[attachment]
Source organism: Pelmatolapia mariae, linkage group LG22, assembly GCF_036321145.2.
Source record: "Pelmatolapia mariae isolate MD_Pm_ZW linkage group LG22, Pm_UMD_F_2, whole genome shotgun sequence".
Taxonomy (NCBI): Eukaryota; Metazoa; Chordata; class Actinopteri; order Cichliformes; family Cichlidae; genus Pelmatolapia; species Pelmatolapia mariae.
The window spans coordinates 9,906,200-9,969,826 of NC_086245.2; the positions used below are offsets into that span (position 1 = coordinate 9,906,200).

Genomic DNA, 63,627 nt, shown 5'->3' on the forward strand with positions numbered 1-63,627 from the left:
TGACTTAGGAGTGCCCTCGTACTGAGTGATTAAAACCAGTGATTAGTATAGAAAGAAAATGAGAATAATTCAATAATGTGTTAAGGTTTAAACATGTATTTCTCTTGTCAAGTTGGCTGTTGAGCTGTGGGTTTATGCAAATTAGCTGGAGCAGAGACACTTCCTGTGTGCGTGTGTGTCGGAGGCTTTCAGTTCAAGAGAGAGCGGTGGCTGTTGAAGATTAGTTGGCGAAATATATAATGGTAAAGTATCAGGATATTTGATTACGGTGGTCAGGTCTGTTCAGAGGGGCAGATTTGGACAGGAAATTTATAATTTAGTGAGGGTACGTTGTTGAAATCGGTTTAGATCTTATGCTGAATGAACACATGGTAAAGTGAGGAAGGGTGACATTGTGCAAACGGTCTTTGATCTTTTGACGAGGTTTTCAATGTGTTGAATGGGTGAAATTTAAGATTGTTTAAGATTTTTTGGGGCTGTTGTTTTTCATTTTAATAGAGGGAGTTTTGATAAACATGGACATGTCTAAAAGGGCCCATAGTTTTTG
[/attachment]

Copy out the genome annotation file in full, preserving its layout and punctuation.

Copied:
Source organism: Pelmatolapia mariae, linkage group LG22, assembly GCF_036321145.2.
Source record: "Pelmatolapia mariae isolate MD_Pm_ZW linkage group LG22, Pm_UMD_F_2, whole genome shotgun sequence".
Taxonomy (NCBI): Eukaryota; Metazoa; Chordata; class Actinopteri; order Cichliformes; family Cichlidae; genus Pelmatolapia; species Pelmatolapia mariae.
The window spans coordinates 9,906,200-9,969,826 of NC_086245.2; the positions used below are offsets into that span (position 1 = coordinate 9,906,200).

Genomic DNA, 63,627 nt, shown 5'->3' on the forward strand with positions numbered 1-63,627 from the left:
TGACTTAGGAGTGCCCTCGTACTGAGTGATTAAAACCAGTGATTAGTATAGAAAGAAAATGAGAATAATTCAATAATGTGTTAAGGTTTAAACATGTATTTCTCTTGTCAAGTTGGCTGTTGAGCTGTGGGTTTATGCAAATTAGCTGGAGCAGAGACACTTCCTGTGTGCGTGTGTGTCGGAGGCTTTCAGTTCAAGAGAGAGCGGTGGCTGTTGAAGATTAGTTGGCGAAATATATAATGGTAAAGTATCAGGATATTTGATTACGGTGGTCAGGTCTGTTCAGAGGGGCAGATTTGGACAGGAAATTTATAATTTAGTGAGGGTACGTTGTTGAAATCGGTTTAGATCTTATGCTGAATGAACACATGGTAAAGTGAGGAAGGGTGACATTGTGCAAACGGTCTTTGATCTTTTGACGAGGTTTTCAATGTGTTGAATGGGTGAAATTTAAGATTGTTTAAGATTTTTTGGGGCTGTTGTTTTTCATTTTAATAGAGGGAGTTTTGATAAACATGGACATGTCTAAAAGGGCCCATAGTTTTTG